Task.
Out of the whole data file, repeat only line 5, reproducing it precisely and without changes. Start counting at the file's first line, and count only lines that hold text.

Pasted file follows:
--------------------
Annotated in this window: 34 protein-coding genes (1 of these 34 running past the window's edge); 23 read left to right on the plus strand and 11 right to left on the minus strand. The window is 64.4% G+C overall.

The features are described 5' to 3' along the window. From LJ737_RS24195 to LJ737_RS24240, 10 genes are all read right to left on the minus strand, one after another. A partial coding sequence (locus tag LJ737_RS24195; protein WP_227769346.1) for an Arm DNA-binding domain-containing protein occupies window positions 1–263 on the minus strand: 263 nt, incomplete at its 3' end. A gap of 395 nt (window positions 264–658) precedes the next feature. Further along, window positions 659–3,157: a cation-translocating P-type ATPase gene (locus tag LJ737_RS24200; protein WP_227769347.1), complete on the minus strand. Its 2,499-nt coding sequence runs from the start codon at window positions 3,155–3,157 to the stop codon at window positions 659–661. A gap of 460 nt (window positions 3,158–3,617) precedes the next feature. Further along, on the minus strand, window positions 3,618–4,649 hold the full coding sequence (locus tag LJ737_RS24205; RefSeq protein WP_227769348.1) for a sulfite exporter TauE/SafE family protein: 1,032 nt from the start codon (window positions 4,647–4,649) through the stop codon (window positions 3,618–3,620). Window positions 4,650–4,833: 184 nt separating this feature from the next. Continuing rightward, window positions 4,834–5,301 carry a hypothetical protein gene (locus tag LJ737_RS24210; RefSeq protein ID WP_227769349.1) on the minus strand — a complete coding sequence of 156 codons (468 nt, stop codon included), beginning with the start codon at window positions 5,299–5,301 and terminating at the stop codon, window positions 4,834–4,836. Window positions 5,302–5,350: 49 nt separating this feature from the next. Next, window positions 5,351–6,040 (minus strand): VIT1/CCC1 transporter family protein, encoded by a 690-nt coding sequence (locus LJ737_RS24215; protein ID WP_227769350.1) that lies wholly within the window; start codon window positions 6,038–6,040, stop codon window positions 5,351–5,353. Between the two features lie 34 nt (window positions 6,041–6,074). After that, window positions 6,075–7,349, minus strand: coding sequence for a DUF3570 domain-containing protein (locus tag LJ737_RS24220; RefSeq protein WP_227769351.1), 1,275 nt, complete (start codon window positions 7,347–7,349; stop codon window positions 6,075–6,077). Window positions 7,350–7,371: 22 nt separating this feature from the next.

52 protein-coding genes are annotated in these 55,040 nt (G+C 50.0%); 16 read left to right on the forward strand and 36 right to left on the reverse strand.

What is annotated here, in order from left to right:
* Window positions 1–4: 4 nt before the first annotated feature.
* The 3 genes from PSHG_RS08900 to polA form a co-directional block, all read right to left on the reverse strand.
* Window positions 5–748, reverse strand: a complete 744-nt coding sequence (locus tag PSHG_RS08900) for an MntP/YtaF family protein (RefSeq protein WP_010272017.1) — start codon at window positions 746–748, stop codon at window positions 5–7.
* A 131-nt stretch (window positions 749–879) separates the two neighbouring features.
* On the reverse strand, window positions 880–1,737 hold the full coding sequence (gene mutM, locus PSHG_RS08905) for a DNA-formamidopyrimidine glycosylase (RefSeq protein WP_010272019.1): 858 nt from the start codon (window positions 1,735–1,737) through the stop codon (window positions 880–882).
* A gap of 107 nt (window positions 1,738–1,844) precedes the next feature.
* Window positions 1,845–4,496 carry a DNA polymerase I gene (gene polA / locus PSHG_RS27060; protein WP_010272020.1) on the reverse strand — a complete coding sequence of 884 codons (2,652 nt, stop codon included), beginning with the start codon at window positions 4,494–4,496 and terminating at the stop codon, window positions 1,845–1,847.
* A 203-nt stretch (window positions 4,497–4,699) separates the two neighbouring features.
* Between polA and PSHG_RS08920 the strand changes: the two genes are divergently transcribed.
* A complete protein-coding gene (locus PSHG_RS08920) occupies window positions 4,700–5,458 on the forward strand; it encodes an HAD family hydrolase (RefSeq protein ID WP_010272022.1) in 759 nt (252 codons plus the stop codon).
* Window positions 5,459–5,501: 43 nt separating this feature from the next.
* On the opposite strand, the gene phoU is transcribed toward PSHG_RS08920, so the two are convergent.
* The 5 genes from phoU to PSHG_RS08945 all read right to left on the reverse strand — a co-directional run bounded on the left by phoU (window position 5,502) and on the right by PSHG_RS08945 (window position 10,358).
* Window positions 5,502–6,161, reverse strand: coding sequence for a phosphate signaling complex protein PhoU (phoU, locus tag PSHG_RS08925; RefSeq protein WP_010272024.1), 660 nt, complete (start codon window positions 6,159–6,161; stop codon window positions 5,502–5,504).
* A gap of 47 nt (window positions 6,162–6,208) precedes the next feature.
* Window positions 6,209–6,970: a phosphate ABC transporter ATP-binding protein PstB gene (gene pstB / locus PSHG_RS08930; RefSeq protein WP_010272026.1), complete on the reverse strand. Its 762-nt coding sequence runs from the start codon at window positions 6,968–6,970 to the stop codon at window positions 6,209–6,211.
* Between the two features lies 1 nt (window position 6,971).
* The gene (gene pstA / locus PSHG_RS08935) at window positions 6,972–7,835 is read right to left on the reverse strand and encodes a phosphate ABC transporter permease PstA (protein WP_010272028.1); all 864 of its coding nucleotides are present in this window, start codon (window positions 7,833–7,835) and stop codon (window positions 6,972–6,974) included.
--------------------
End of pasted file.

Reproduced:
* Window positions 1–4: 4 nt before the first annotated feature.